Hey folks, long time no see,
so I’m developing some kind of “story” game where the player is walking down a semi-randomly generated path through different landscapes (kinda tile-generated path). Along the path different events (animations, interactions, etc.) are happening.
There are different “tiles” (left, right, forward, upwards, downwards) for each different “biome”. The question I have now is: what would be the best way to handle the different landscape-tile-assets within the code (as each tile is an own gltf-file and therefore its own scene?). Should every tile be its own scene (-> multi-scene-solution) or should there only be one giant file containing all tiles as asset containers? Or is there a way to add a whole file/tile to an exisiting scene (as a kind of “container”) so I can instantiate the different tiles and place them right at the end of the path when the user would reach the next tile (-> single scene solution, instantiating tiles to reduce draw calls).
Thanks ya all!
@Brewcrew-MJ, the way to approach this may depend on your team and/or your versioning method. If you are working on this solo, you may have different constraints on how your assets are authored than if you are working with a team. For example, if you have multiple people making tile assets, you want each asset to be within its own file so that multiple people can be working on them at once. If there is one mesh file, it would need to be checked out to make changes and checked back in to allow others to work on it so no one is stomping changes.
If you are working on this solo, the danger of stomping changes disappears, but you then start to run into questions of versioning and updates. One large file of all mesh tiles will grow to be a massive binary. Even small changes to one of the meshes in a collection file would mean that the entire binary needs to be updated in your source control and this will also bloat the history since you will be updating one large binary often. In this sense, I would avoid one large collection file of meshes as it could make cloning the repo very slow.
Another concern would be loading the file. If you have multiple levels where some tiles are used and others aren’t, you may not want to take the hit for loading one large file when the game starts, but rather spread out the loading or load needed tiles on demand. This would spread load time around the game rather than loading at the front. You could also be asynchronously loading tiles in the background for the next area while the user plays in this area.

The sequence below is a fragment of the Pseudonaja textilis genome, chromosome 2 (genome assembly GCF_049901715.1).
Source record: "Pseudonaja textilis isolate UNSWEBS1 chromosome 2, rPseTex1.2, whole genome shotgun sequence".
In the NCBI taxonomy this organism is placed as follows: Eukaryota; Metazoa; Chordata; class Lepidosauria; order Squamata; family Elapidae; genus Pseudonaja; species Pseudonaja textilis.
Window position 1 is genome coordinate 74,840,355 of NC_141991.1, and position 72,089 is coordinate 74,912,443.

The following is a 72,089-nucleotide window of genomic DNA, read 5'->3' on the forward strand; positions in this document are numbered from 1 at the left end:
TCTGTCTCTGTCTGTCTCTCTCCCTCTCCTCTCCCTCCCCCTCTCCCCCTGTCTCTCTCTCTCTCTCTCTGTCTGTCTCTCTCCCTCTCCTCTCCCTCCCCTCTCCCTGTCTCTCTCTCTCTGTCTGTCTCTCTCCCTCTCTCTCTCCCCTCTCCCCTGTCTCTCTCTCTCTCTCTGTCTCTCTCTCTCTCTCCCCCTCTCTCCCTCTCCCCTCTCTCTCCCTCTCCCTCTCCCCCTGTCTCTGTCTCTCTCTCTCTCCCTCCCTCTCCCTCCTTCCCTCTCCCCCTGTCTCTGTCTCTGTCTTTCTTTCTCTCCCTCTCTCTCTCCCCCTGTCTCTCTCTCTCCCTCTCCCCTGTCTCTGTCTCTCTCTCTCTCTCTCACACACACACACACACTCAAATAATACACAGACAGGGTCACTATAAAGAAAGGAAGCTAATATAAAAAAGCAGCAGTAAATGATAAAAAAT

Instancing tiles would certainly reduce draw calls if you are reusing the same tile in multiple places. You can use custom buffers on your instances to make your instanced tiles seem unique like in this demo of wooden sphere instances that use custom buffers to offset UVs. As you can see in the image below, there are nine spheres each with a seemingly different texture, but only one draw call.
You could also make use of Asset Containers to keep tiles no longer needed for later use and not need to reload them.
Even how you load your files could be used for optimization. If you have tiles that share textures, load those textures independently of your meshes and build your material separately. This way you don’t need to load textures multiple times for each file that uses them. You can also use SceneLoader.ImportMesh to import specific meshes from a file, or just to make sure you import only meshes and not other nodes like lights.
I hope some of these suggestions help your planning, but feel free to ping back with more questions.
Thx for the fast response! Definitely helped me